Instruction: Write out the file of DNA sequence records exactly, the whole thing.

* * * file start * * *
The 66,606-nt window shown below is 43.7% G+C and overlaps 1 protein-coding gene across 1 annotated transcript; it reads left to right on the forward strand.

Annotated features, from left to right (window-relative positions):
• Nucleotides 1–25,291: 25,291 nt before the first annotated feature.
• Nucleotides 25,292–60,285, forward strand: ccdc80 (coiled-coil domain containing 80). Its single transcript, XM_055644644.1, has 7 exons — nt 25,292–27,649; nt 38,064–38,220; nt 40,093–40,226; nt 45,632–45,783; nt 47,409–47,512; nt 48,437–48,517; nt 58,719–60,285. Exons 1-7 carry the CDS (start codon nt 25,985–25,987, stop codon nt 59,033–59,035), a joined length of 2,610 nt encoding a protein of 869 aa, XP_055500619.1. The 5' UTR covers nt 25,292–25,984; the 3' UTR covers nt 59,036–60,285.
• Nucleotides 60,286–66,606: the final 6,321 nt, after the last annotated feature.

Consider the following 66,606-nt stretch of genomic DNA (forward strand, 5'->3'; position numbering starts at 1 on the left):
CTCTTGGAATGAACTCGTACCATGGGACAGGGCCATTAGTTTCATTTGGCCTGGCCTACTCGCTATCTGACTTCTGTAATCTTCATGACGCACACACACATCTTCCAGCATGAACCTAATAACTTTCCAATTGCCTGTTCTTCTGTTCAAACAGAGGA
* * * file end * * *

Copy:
The 66,606-nt window shown below is 43.7% G+C and overlaps 1 protein-coding gene across 1 annotated transcript; it reads left to right on the forward strand.

Annotated features, from left to right (window-relative positions):
• Nucleotides 1–25,291: 25,291 nt before the first annotated feature.
• Nucleotides 25,292–60,285, forward strand: ccdc80 (coiled-coil domain containing 80). Its single transcript, XM_055644644.1, has 7 exons — nt 25,292–27,649; nt 38,064–38,220; nt 40,093–40,226; nt 45,632–45,783; nt 47,409–47,512; nt 48,437–48,517; nt 58,719–60,285. Exons 1-7 carry the CDS (start codon nt 25,985–25,987, stop codon nt 59,033–59,035), a joined length of 2,610 nt encoding a protein of 869 aa, XP_055500619.1. The 5' UTR covers nt 25,292–25,984; the 3' UTR covers nt 59,036–60,285.
• Nucleotides 60,286–66,606: the final 6,321 nt, after the last annotated feature.

Consider the following 66,606-nt stretch of genomic DNA (forward strand, 5'->3'; position numbering starts at 1 on the left):
CTCTTGGAATGAACTCGTACCATGGGACAGGGCCATTAGTTTCATTTGGCCTGGCCTACTCGCTATCTGACTTCTGTAATCTTCATGACGCACACACACATCTTCCAGCATGAACCTAATAACTTTCCAATTGCCTGTTCTTCTGTTCAAACAGAGGA